Once you select the vmdk and the vhd, press the convert button to start the conversion process:


The tool shows you a dialog box when it completes the conversion:

I created a new virtual machine in Virtual Server 2005 R2 SP1 Beta 2 using this newly converted VHD,  and, not knowing what to expect, I started it. The redhat OS started the boot up process normally:


After making some adjustments to the configuration, including the X Server configuration, I finally got the X Windows server to come up. I am currently playing with the OS, and will proceed to install the VM Additions … I will document the process in another post soon.


As you can see, the process for converting a VMWare virtual hard disk to a Virtual Server VHd is very straightforward. This will work, ideally, in a migration scenario, but this also enables a scenario to try out the large amount of Virtual Appliances that you can download from VMWare’s website.

Getting started with Powershell

4. January 2007 12:39 by Jaguilar in General  //  Tags:   //   Comments (0)

This week I finally manage to sit down and start using the 1.0 release of PowerShell. So far I’m impressed with its capabilities and ease of use. Here are a couple of tips to get you started with PowerShell scripting:

The commands in PowerShell follow the format verb-noun. It is very easy to “guess” a command once you’ve been using PS for a little while. To get the processes on the system, for example, you use the command get-process. To get the contents of a file you use get-contents -path . An so on.

So, guess what command is used to get help? Too easy, isn’t it? get-help is your greatest ally when working with PowerShell. If you are unsure of what a command does or how it works, you just need to invoke the get-help command, followed by the name of the command:

 PS C:\> get-help get-process


    Gets the processes that are running on the local computer.

Also, get-help supports wildcards, so you can use it to search for commands (in case you’re not 100% positive on the exact command name). So, for example, you can do a:

PS C:\> get-help get-*

Name                                 Category                                Synopsis
----                                    --------                                --------
Get-Command                    Cmdlet                                  Gets basic information about cmdlets...
Get-Help                             Cmdlet                                  Displays information about Windows P...
Get-History                         Cmdlet                                  Gets a list of the commands entered ...

Script Security
PowerShell scripts have the extension *.ps1. To execute scripts, you need to do two things:

  1. Enable script execution. This is achieved with the command Set-ExecutionPolicy. To learn more about this command, you can type:
  2. PS C:\> get-help set-executionPolicy

  3. Enter the path to the script. If it is in the local directory, enter .\.ps1. If not, enter the fully qualified path.

Scripting in PowerShell is very easy – the syntax is very C#-like, and it has the power of both the .NET Framework AND COM objects at your disposal.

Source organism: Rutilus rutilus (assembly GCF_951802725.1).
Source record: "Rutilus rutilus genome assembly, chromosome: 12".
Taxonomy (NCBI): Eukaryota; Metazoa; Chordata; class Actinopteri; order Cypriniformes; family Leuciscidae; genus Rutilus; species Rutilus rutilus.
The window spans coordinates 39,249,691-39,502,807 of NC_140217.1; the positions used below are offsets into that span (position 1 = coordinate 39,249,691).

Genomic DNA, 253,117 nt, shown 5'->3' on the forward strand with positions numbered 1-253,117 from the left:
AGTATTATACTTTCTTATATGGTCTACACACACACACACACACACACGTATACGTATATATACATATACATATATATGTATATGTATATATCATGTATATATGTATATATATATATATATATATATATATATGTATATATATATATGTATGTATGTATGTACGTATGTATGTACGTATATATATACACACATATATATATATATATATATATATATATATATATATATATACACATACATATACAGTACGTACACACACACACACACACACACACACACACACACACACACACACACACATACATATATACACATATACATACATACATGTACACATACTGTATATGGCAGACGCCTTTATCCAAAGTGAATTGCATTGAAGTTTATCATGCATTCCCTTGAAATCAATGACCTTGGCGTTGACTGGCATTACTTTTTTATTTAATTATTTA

Use .NET Data Types
PowerShell is built on top of the .NET Framework. Because of that, you can use .NET Data Types freely in your scripts and in the command prompt. You can do things like:

PS C:\> $date = new-object -typeName System.DateTime
PS C:\> $date.get_Date()

Monday, January 01, 0001 12:00:00 AM

Further help
Some great places to get you started with Powershell are:

Windows PowerShell Team blog
Technet’s PowerShell Scripting Center
Just PowerShell it
PowerShell For Fun

Don’t forget to get the Windows PowerShell Help Tool, for free, from Sapien’s website.

And don't forget the Assessment Tool!!!

23. November 2006 12:34 by Jaguilar in General  //  Tags: ,   //   Comments (0)

Yesterday I blogged about the Code Advisor, that will pinpoint common programming practices that difficult the migration of a VB6 application. Well, another very important tool that you can add to your arsenal is the Visual Basic 6.0 Upgrade Assessment Tool. This tool was developed by ArtinSoft, and creates a spreadsheet with detailed information of actual upgrade issues that will be present in the .NET code after the migration.

This tool is also a free download from Microsoft’s website. You can also check out ArtinSoft Visual Basic to .NET page for more information on upgrading Visual Basic 6.0 applications.

Remeber the Code Advisor!

23. November 2006 12:02 by Jaguilar in General  //  Tags: ,   //   Comments (0)

If you are considering to upgrade your Visual Basic 6.0 application to Visual Basic .NET or C#, remember that the recommended first step is to run Microsoft’s Code Advisor. The Code Advisor, according to the website:

The Code Advisor for Visual Basic 6 is an add-in used to review your code to ensure that it meets predetermined coding standards. The coding standards are based on best practices developed by Microsoft to produce robust and easy-to-maintain code.

The Code Advisor detects issues that are not converted automatically during the automatic migration, increasing the manual work required after running the conversion tools. These include Variant variables, late binding, soft binding of different objects, and others.

Check it out: Code Advisor for Visual Basic 6.0